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Wide crossing in African Vigna species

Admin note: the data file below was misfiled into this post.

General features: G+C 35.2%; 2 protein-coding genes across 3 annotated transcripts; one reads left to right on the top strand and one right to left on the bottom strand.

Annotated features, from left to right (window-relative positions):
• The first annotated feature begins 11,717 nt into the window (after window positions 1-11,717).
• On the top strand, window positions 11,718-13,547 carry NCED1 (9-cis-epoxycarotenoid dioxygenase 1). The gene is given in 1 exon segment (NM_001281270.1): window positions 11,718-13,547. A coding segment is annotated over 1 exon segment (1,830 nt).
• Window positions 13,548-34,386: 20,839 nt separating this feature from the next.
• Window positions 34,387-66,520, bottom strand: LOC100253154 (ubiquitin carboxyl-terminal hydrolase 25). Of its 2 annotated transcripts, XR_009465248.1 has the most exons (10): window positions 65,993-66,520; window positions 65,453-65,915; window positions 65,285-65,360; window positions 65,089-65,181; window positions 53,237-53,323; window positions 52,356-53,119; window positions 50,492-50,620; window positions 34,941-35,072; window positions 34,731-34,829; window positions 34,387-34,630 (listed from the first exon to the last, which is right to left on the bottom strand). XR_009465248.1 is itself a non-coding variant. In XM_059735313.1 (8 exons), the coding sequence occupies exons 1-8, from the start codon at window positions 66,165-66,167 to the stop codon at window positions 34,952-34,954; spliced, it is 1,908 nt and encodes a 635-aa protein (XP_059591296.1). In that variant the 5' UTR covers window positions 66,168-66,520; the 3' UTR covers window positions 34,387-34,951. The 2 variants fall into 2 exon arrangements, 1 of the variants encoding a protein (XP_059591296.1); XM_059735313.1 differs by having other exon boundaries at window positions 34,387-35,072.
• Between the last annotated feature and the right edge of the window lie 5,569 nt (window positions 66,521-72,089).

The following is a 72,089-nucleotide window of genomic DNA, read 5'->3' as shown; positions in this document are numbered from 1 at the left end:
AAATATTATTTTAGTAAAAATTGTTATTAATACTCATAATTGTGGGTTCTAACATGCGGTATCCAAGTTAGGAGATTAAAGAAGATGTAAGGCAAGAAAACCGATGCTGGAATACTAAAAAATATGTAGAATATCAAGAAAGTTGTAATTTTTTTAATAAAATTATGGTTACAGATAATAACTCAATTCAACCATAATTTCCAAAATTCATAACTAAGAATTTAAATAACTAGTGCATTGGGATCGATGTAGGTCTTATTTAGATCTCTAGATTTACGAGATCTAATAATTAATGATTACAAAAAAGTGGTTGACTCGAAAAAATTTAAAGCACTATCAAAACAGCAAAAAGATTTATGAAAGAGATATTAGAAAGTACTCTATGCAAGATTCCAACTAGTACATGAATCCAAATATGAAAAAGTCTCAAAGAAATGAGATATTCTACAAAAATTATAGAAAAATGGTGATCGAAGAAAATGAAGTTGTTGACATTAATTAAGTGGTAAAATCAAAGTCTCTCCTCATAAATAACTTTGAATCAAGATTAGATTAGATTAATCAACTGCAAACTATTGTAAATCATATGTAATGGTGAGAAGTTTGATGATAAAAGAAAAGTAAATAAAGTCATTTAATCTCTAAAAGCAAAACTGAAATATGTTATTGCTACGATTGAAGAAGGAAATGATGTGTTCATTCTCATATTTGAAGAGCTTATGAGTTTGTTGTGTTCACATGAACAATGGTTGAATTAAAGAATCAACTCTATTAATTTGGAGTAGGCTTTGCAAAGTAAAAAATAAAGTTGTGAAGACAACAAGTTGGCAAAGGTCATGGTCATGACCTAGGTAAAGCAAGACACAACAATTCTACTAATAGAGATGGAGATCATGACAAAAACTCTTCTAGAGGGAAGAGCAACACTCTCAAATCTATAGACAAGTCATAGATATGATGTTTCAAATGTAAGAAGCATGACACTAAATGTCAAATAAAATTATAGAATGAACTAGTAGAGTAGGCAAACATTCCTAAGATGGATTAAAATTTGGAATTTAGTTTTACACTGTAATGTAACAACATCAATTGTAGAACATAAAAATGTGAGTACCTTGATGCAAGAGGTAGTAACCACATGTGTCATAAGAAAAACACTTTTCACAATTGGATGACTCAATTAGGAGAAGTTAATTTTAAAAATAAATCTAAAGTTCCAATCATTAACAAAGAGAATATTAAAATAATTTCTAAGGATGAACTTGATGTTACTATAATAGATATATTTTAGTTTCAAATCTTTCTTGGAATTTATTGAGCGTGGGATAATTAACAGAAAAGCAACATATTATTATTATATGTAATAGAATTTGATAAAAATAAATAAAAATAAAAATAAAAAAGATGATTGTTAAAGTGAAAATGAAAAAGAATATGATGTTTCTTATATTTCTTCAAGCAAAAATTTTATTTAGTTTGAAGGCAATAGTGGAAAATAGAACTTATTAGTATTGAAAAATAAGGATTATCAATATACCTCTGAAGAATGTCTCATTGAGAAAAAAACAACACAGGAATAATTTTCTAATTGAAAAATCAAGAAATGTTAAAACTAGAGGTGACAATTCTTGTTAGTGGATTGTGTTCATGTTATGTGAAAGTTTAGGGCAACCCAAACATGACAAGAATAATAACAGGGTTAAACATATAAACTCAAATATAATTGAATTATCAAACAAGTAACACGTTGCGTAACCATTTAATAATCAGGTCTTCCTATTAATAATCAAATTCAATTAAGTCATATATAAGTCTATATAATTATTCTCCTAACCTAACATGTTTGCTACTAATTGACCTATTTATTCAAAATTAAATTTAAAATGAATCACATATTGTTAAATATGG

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The genus Vigna comprises seven subgenera and sixteen sections. Cowpea, Vigna tingnicnlatti (L.) Walp.. is an important grain legume crop in sub-Saharan Africa and belongs to the subgenus Vigna. section Ctitiang. Morphologically, cowpea genotypes appear very variable. However, a high level of genome homology exists among the varieties and this, probably, is because genomes of cowpca's wild relatives have not been exploited while these varieties were being developed. Cowpea varieties are susceptible to some insect pests, especially the pod borer. Manica vitrata, and a podsucking bug complex, both of which can cause high seed yield losses. Accessions of some wild Vigmi species, e.g. V. oblong/folia and V vexillata, are known to be resistant to these pests, and efforts continue lo be made, through wide crossing, to transfer the resistance genes from these species to cultivated cowpea. So far cowpea has been successfully crossed only to genotypes belonging in section Catiang. Among the noncultivated African Vigna .vpecies. there have been successful crossesm between V. oblongifolia and Iwo others. V. ambacensis and V. lureola. Although the hybrids are only partially fertile. Embryo rescue was used to recover an F| interspecific hybrid between V. oblongifolia and V. luieola. All three species belong to section Vigna of the subgenus Vigna. A successful cross has also been carried out between V. davyi and V. vexillaia, both members of the subgenus Plectoiropis